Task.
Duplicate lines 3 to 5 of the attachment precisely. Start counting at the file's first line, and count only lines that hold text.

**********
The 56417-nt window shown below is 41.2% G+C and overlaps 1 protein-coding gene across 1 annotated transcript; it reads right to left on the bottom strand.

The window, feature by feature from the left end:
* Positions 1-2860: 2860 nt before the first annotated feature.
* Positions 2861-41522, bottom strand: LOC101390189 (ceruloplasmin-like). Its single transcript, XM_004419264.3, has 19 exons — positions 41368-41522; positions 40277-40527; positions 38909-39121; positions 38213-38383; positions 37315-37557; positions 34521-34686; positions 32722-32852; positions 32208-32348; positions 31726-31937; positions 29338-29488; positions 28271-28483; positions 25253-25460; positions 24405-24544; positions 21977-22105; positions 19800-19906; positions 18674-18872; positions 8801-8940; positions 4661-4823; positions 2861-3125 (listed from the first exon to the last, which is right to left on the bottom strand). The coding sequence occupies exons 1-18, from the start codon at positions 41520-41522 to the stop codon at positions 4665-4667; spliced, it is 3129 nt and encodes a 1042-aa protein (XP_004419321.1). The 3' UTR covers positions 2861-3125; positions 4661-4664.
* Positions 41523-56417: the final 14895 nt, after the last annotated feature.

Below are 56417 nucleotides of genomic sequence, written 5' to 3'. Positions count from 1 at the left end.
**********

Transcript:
* Positions 1-2860: 2860 nt before the first annotated feature.
* Positions 2861-41522, bottom strand: LOC101390189 (ceruloplasmin-like). Its single transcript, XM_004419264.3, has 19 exons — positions 41368-41522; positions 40277-40527; positions 38909-39121; positions 38213-38383; positions 37315-37557; positions 34521-34686; positions 32722-32852; positions 32208-32348; positions 31726-31937; positions 29338-29488; positions 28271-28483; positions 25253-25460; positions 24405-24544; positions 21977-22105; positions 19800-19906; positions 18674-18872; positions 8801-8940; positions 4661-4823; positions 2861-3125 (listed from the first exon to the last, which is right to left on the bottom strand). The coding sequence occupies exons 1-18, from the start codon at positions 41520-41522 to the stop codon at positions 4665-4667; spliced, it is 3129 nt and encodes a 1042-aa protein (XP_004419321.1). The 3' UTR covers positions 2861-3125; positions 4661-4664.
* Positions 41523-56417: the final 14895 nt, after the last annotated feature.